Rivalry between young people

On a cold wednesday evening my brother and I went for a few drinks in a bar in Austria. We were there on a one-week skiing trip with the family. The place was quite crowded. People from different ages gathered to watch a Champions League game. While the bartender was preparing our drinks, I looked around  to kill time. All of a sudden a guy, sitting on the other end of the bar, wanted to fight with me. For no reason. A perfect example of today’s society.

To this date I still can’t figure out what triggered this guy. Maybe it was the alcohol, maybe it just was alpha-male behavior. Either way, it was stupid and useless.

On the drive back home (approximately 12 hours) I found myself reflecting on this. If I’m really honest with myself I see a little bit of myself in that guy. Only when I consume alcohol, that is. The alcohol triggers something in my brain that makes me much more irritated and violent. I’m determined to change this stupid behavior.

Anyway, after that incident another thought came to mind. For the past few months I’ve been noticing this recurring ‘trend’. I just didn’t know what it actually was, until now: a rivalry between young people.

I can easily recall a dozen of situations where I didn’t feel at ease surrounded by other young people. As soon as you walk into a place (bar, coffee bar, store, concert, …) all eyes are on you. Who are you? What do you do here? What are you looking at? A negative feeling immediately hits you in the face. You have to prove yourself.

Nowadays young people are too busy trying to impress each other. To be honest: been there, done that… It’s a hard thing to admit. But it’s definitely a relief when you do so. You’ll feel better.

That feeling of ‘I need to prove myself when I walk in there‘ will slowly fade away. You’ll feel more comfortable. Ignore the negative vibes and send out positive vibes yourself. You’ll attract good people, and you’ll ban the people that use you to feel better themselves.

It’s not about being the toughest, coolest or most handsome. It’s not about rivalry between youngsters. There’s already too much hate in the world we live in. Why not enjoy the things we like, together?

The moments after a diagnosis

It was 5 pm. A cold wind was hitting my face while I was walking home. All of a sudden my phone rang. That moment the world stood still for a moment. My step-dad was diagnosed with pancreatic cancer. He died a year after the diagnosis.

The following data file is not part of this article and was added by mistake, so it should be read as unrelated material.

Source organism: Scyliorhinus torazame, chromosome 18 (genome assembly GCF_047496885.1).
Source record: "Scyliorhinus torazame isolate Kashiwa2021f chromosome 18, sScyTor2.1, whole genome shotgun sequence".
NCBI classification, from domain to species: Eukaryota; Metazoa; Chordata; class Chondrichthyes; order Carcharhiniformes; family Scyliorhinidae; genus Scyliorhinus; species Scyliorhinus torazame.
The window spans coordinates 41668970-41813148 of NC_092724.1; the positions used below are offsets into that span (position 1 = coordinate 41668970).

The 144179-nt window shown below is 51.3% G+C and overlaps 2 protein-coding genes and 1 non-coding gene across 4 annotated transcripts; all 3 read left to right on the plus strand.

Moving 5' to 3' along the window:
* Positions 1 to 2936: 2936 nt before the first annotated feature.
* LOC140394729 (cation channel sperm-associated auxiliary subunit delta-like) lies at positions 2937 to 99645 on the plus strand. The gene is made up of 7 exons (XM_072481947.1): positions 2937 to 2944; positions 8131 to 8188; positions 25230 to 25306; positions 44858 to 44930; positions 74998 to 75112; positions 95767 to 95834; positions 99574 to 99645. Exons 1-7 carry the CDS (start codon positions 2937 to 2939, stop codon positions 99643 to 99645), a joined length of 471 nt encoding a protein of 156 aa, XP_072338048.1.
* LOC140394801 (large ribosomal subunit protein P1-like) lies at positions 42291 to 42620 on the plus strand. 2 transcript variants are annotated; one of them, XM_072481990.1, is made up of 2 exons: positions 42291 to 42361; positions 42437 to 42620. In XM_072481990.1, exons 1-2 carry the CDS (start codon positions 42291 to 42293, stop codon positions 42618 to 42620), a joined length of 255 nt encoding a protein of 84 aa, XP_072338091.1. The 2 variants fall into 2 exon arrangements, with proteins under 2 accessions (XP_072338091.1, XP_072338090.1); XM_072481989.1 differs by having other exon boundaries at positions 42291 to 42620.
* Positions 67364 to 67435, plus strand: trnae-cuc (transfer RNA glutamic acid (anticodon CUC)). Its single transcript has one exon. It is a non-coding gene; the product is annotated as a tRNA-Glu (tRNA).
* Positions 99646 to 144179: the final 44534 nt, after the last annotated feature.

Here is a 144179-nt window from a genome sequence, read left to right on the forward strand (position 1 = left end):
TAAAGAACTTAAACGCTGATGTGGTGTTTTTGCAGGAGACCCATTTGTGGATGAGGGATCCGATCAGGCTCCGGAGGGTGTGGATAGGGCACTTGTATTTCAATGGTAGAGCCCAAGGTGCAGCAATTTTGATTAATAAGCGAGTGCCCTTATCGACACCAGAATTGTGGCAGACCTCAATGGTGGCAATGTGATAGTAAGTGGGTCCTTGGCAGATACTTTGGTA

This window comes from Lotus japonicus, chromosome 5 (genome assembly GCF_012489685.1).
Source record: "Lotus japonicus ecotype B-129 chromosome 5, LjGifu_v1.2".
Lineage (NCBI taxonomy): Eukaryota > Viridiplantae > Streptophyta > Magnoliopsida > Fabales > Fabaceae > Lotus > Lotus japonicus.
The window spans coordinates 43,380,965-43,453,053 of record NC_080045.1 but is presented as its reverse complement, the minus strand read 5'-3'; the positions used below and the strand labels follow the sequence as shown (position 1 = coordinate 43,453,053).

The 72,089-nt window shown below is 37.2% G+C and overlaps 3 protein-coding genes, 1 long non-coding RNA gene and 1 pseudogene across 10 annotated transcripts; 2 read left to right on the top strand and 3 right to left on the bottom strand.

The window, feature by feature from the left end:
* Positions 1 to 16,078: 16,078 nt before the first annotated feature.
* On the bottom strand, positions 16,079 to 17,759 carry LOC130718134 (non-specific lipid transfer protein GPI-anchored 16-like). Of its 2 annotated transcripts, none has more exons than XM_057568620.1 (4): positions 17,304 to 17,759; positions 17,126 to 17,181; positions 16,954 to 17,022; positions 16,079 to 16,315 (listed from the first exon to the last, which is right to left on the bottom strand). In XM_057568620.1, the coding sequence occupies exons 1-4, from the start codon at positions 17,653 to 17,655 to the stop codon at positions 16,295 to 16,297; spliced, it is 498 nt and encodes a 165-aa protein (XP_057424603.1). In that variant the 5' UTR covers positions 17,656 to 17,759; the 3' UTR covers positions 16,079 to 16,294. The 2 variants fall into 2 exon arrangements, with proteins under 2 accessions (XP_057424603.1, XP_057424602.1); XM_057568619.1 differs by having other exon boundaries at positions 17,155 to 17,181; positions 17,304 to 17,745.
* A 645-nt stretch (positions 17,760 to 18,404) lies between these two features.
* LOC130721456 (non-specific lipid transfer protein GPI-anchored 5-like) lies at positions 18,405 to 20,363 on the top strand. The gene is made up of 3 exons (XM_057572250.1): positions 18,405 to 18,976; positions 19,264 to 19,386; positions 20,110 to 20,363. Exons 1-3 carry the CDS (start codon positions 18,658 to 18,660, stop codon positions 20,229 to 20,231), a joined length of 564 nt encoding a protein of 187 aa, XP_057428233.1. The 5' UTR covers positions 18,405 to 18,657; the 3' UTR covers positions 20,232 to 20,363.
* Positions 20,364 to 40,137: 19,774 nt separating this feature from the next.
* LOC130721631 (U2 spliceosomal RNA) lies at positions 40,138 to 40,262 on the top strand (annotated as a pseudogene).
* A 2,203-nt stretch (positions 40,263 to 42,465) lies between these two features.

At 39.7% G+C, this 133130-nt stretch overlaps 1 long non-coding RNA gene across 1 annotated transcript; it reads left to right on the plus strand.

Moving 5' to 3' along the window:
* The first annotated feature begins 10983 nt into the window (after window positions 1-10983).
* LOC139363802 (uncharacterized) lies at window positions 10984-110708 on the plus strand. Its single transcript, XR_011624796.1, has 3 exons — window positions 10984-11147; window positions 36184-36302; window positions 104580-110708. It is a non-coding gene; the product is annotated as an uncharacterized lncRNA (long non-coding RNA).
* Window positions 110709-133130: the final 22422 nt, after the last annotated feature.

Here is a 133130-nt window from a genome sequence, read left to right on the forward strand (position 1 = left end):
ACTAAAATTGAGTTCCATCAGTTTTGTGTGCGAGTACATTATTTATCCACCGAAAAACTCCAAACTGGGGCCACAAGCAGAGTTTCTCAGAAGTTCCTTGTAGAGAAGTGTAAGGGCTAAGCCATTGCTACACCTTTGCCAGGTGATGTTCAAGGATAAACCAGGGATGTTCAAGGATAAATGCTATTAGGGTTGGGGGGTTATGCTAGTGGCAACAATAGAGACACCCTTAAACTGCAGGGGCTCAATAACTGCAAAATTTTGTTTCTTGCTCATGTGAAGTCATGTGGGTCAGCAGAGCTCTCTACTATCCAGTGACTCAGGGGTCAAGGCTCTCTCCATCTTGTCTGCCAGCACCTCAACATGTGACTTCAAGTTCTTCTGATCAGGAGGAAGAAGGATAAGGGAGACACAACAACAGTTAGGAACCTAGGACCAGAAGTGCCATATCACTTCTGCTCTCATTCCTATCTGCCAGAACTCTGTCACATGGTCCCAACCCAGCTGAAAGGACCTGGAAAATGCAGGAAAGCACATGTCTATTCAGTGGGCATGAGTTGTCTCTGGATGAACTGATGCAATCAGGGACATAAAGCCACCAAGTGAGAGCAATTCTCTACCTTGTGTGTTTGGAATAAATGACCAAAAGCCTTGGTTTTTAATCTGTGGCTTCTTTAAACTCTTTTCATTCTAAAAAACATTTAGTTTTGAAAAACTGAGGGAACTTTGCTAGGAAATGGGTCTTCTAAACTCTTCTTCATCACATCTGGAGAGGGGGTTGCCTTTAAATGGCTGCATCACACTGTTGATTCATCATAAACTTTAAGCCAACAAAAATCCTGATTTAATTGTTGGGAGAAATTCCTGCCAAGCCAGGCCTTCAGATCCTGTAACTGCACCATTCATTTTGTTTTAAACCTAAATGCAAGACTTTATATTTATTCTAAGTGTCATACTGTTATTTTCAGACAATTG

The other day I was watching a Flemish movie called ‘Tot Altijd’. One of the main characters of the movie was diagnosed with MS (Multiple sclerosis). The way he told his friend about it was really interesting to me. He said that his world had been standing still ever since he had heard the diagnosis.

He was upset that everyone else’s world just kept going, like nothing bad had happened. 

He illustrated that thought by describing the moments after he got diagnosed. He was walking home and saw children playing, people smiling, … They all didn’t have a clue about the painful news he had just received. He felt invisible to the world. He wanted them to have compassion for what he was about to undergo.

I found this pretty interesting to think about, because things like that could happen to each one of us. How will we react to a life-changing diagnosis? How will we see the world? 


Looking back upon my time in Sweden

I clearly remember the moment I touched soil in Sweden. It was a moment of relief. I arrived in a foreign country. I was about to meet new people and experience a new culture.

I was only 20 years old. Six months earlier I decided to embark on this journey. The exchange programme I applied for would be a life-changing experience, an addition to my life. Something I would never forget, nor regret.

Looking back upon it I must admit that I’m having some mixed feelings about how I spent my time in Sweden. If only I could turn time back and leave again, I would definitely do things differently.

I was living in a house with 60 international students. Everyone had their own room (some had to share a room with someone else) and there was a shared bathroom and kitchen for every ten students. In the middle of the building there was a common room in which we would throw parties and just chill out.

And that’s exactly how we spent the majority of our time: partying and chilling. We would go out two or three times a week. We were drinking and having fun. Nothing could stop us. We we’re on top of the world.

After a few weeks I had made more friends than I ever could have imagined. We would do everything together. It felt like I knew these people for such a longer period of time. But in fact, we had only met a few weeks ago.

But where are they now? Of course it’s now easy to maintain friendships through Facebook or Skype. To be honest: I never talk to 90% of the friends I made in Sweden. I just can’t be bothered. I feel like the ‘friendship’ we established was just so hollow and superficial. We needed each other because we were in a different country without our true friends from home. We felt alone.

In other words I’ve spent the majority of my time in Sweden going out and drinking, which I partly regret. If I would do it all over again, I’d try and get in contact with locals more and try to establish genuine connections.

If I did that, I would be able to go back to Sweden to meet real friends. I’d feel warmly welcome. We could be on top of the world, and stay there.